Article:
It seems everyday I have something new in the mail box.
Mostly it’s been get well cards. I really appreciate it. With my busy life, I know it’s hard for me to squeak in time to write cards so when I get them I really know that people have taken time for me. It makes me feel like I have my own set of cheerleaders. It keeps me in a really happy place. I’ve been taking the cards and putting them up on the dresser in my bedroom. If I get a little tired of it all, I just go read them.
I see them at night before I go to bed and that’s very cheering too.
Some cards have come from family, some from blog readers, some from area people and some one who was my college days bestest friend (still is) that included a LONG letter. I love the cards that have been sent but Stacey’s was awesome. She is a scrapbooker and makes cards….how cute is this homemade card??
Isn’t that the perfect card for a card maker to send a quilter??
Here’s a card that came with fabric from Judy.
She shared her cancer story with me. It was very touching….25 years she’s been cancer free. Congrats to you Judy…CONGRATS!! Your story was touching.
A card from Nell was awesome. It’s neat to know that once in a lifetime contacts can have an important impact on my life. THANKS!
On the way to Lacrosse last week I was explaining to Kalissa and Karl how life has changed since the diagnosis. Here’s a little example.
I went to the post office to drop off a couple packages. The postmaster is a lady from the community that I know. We’re not friends per say but acquaintances. She asked, “How are you?” Now days, that’s a loaded question.
Here’s what quickly happens in my brain when asked…..
Is she just saying how are you as in “how’s the weather” sort of small talk or does she know I have cancer and is really asking “How is the cancer going”. Then I make a really fast assessment. Does she know I have cancer?…well…I think she might. She has a child that graduated the same year as Kelli so she likely heard from him…or she likely heard because she’s the postmaster in our town with the population of 250 people. Word likely got to her.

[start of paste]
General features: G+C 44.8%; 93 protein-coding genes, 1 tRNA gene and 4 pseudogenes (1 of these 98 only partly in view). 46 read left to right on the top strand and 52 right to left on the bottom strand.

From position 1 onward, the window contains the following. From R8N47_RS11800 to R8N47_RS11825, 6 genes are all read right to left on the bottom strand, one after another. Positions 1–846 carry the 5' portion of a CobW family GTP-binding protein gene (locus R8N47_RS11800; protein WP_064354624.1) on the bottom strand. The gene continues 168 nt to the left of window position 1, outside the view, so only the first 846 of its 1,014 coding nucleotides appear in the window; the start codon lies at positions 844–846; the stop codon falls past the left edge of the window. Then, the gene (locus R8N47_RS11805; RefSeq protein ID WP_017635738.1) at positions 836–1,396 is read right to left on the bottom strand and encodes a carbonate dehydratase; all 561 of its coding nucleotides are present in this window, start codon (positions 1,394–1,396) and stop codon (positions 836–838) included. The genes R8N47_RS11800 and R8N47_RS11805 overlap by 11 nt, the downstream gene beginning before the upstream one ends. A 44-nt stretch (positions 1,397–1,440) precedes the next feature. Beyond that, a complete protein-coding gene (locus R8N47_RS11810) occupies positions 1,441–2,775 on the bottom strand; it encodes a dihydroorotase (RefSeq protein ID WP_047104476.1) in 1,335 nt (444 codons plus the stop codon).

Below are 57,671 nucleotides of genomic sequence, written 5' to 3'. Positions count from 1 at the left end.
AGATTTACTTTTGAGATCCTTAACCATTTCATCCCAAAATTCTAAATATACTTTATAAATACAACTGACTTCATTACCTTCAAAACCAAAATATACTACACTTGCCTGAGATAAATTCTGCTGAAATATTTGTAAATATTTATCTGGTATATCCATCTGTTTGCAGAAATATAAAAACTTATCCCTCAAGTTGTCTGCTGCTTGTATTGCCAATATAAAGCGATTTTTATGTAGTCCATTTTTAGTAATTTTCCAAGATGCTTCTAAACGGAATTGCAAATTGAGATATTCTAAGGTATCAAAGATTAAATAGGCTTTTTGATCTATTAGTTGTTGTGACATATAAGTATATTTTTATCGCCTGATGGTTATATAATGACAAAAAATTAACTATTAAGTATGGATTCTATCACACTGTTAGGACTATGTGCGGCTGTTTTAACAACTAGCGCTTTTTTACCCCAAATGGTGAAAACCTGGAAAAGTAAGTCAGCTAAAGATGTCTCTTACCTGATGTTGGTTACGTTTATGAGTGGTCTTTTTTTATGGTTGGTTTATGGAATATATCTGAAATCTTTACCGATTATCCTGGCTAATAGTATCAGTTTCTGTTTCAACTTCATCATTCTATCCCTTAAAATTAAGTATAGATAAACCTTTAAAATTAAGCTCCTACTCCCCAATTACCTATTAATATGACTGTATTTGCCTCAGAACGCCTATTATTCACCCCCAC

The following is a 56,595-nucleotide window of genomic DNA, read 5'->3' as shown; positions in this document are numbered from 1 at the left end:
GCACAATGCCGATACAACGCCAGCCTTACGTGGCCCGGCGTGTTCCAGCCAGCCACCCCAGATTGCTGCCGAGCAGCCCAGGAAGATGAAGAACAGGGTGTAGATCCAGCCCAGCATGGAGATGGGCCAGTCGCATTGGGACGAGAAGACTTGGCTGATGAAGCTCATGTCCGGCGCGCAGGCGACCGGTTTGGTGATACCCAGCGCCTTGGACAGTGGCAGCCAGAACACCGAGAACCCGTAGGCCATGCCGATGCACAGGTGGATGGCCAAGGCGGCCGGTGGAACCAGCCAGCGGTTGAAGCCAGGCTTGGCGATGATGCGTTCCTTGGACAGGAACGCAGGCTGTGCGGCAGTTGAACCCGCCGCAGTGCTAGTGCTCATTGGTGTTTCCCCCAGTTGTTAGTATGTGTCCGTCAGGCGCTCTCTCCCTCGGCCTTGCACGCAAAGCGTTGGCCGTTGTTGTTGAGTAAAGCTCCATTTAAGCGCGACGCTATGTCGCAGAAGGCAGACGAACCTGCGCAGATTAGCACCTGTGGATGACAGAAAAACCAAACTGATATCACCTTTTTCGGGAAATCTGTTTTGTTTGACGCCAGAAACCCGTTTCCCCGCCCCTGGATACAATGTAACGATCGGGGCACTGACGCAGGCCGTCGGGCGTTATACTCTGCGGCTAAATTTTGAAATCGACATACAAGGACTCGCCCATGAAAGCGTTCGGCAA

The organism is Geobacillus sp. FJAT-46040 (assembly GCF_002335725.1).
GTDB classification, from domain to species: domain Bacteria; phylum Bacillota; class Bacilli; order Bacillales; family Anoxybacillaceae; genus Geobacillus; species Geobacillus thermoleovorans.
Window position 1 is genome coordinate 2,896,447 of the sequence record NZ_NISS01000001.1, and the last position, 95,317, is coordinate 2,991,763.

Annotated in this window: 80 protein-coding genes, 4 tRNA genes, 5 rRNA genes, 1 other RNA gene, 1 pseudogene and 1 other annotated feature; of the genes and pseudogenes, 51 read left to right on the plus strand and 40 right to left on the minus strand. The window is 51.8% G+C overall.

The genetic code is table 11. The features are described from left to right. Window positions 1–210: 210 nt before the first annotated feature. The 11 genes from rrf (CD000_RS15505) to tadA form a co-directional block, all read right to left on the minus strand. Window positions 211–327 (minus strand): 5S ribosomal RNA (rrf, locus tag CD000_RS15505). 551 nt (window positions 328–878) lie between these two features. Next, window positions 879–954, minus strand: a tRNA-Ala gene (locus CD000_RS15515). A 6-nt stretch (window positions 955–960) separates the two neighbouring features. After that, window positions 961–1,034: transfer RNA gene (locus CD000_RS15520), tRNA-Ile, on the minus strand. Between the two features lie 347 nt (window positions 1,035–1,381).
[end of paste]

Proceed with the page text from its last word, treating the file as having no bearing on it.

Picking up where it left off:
So I say…”I’m feeling pretty good…a little more tired but good.” It’s a safe answer. I don’t want to block her out yet I don’t want to drag her into my mess. It’s a safe answer whether she knows or not.
She nods and says, “Good. I’m glad you’re doing good.” Quickly from the nod I and conversation I can tell….Yes, she knows I have cancer. She’s a wonderful lady and we talk a bit more then I’m off.
It seems when I’m out and about there’s always a cloud over my head. Cancer definitely is an elephant in the conversation.
One of my biggest hopes through all of this is that I can get back to a day when “How are you?” is just simple small talk.
I can’t say how VERY thankful I am that all of you are sharing your stories with me. There is something wonderful when talking with someone whose words, like Judy’s, start with “I had cancer”. Immediately my brain and heart say…”this is a kindred spirit”. They “get” it without me even having to find the words to say.
I really want some good to come out of my cancer journey. One of the reasons I write about it is to share some of the things and thoughts a cancer victim experiences. For me, before this, I was someone who didn’t know what to say, didn’t know what to do, didn’t know how to act…that always made me feel uncomfortable around someone struggling. I had always wished someone would share their experiences so I’d know better how act and how to be supportive. I’m guessing there are some of you who are curious, just as I was…so I guess, I’ll keep sharing.